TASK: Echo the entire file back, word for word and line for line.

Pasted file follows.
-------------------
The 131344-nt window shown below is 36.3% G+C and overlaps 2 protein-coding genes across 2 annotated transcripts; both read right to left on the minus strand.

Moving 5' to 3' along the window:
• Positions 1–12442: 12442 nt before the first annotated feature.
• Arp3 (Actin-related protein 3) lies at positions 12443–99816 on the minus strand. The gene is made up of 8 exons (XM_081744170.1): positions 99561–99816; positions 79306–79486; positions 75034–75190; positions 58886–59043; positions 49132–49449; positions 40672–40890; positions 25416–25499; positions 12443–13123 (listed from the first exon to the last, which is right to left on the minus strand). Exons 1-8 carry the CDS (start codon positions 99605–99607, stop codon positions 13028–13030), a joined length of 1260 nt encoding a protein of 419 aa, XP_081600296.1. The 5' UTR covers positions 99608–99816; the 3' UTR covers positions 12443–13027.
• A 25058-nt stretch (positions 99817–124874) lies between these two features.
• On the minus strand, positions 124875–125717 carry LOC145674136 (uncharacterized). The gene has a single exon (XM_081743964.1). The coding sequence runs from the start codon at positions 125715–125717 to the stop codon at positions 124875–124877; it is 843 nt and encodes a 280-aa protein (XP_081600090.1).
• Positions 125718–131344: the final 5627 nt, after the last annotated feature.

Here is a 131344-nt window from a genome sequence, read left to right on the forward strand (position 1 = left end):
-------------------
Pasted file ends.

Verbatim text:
The 131344-nt window shown below is 36.3% G+C and overlaps 2 protein-coding genes across 2 annotated transcripts; both read right to left on the minus strand.

Moving 5' to 3' along the window:
• Positions 1–12442: 12442 nt before the first annotated feature.
• Arp3 (Actin-related protein 3) lies at positions 12443–99816 on the minus strand. The gene is made up of 8 exons (XM_081744170.1): positions 99561–99816; positions 79306–79486; positions 75034–75190; positions 58886–59043; positions 49132–49449; positions 40672–40890; positions 25416–25499; positions 12443–13123 (listed from the first exon to the last, which is right to left on the minus strand). Exons 1-8 carry the CDS (start codon positions 99605–99607, stop codon positions 13028–13030), a joined length of 1260 nt encoding a protein of 419 aa, XP_081600296.1. The 5' UTR covers positions 99608–99816; the 3' UTR covers positions 12443–13027.
• A 25058-nt stretch (positions 99817–124874) lies between these two features.
• On the minus strand, positions 124875–125717 carry LOC145674136 (uncharacterized). The gene has a single exon (XM_081743964.1). The coding sequence runs from the start codon at positions 125715–125717 to the stop codon at positions 124875–124877; it is 843 nt and encodes a 280-aa protein (XP_081600090.1).
• Positions 125718–131344: the final 5627 nt, after the last annotated feature.

Here is a 131344-nt window from a genome sequence, read left to right on the forward strand (position 1 = left end):